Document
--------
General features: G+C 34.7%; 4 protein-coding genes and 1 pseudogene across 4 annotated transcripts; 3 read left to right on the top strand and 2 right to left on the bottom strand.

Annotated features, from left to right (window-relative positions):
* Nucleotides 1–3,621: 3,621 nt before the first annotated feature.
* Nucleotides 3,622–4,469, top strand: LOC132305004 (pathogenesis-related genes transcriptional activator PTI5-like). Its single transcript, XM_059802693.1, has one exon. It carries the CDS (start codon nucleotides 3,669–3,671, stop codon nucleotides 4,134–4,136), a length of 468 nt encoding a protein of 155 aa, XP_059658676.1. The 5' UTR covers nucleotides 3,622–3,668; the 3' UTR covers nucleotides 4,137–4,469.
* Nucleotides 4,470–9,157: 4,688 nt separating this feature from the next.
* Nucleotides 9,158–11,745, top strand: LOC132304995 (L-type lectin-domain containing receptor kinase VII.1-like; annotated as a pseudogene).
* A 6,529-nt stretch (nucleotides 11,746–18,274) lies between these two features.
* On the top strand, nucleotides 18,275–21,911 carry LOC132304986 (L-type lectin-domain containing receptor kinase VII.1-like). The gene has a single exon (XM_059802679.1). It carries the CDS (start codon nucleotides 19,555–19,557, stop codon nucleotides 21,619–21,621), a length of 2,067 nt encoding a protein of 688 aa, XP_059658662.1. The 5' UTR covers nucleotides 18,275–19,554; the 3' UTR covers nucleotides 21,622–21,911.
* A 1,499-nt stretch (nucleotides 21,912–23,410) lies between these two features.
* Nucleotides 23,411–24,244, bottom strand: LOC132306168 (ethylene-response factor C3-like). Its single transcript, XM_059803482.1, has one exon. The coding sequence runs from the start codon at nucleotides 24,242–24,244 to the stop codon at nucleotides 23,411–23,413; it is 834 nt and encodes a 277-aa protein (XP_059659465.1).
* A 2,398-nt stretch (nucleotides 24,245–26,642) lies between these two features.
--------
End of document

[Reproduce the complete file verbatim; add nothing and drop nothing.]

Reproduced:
General features: G+C 34.7%; 4 protein-coding genes and 1 pseudogene across 4 annotated transcripts; 3 read left to right on the top strand and 2 right to left on the bottom strand.

Annotated features, from left to right (window-relative positions):
* Nucleotides 1–3,621: 3,621 nt before the first annotated feature.
* Nucleotides 3,622–4,469, top strand: LOC132305004 (pathogenesis-related genes transcriptional activator PTI5-like). Its single transcript, XM_059802693.1, has one exon. It carries the CDS (start codon nucleotides 3,669–3,671, stop codon nucleotides 4,134–4,136), a length of 468 nt encoding a protein of 155 aa, XP_059658676.1. The 5' UTR covers nucleotides 3,622–3,668; the 3' UTR covers nucleotides 4,137–4,469.
* Nucleotides 4,470–9,157: 4,688 nt separating this feature from the next.
* Nucleotides 9,158–11,745, top strand: LOC132304995 (L-type lectin-domain containing receptor kinase VII.1-like; annotated as a pseudogene).
* A 6,529-nt stretch (nucleotides 11,746–18,274) lies between these two features.
* On the top strand, nucleotides 18,275–21,911 carry LOC132304986 (L-type lectin-domain containing receptor kinase VII.1-like). The gene has a single exon (XM_059802679.1). It carries the CDS (start codon nucleotides 19,555–19,557, stop codon nucleotides 21,619–21,621), a length of 2,067 nt encoding a protein of 688 aa, XP_059658662.1. The 5' UTR covers nucleotides 18,275–19,554; the 3' UTR covers nucleotides 21,622–21,911.
* A 1,499-nt stretch (nucleotides 21,912–23,410) lies between these two features.
* Nucleotides 23,411–24,244, bottom strand: LOC132306168 (ethylene-response factor C3-like). Its single transcript, XM_059803482.1, has one exon. The coding sequence runs from the start codon at nucleotides 24,242–24,244 to the stop codon at nucleotides 23,411–23,413; it is 834 nt and encodes a 277-aa protein (XP_059659465.1).
* A 2,398-nt stretch (nucleotides 24,245–26,642) lies between these two features.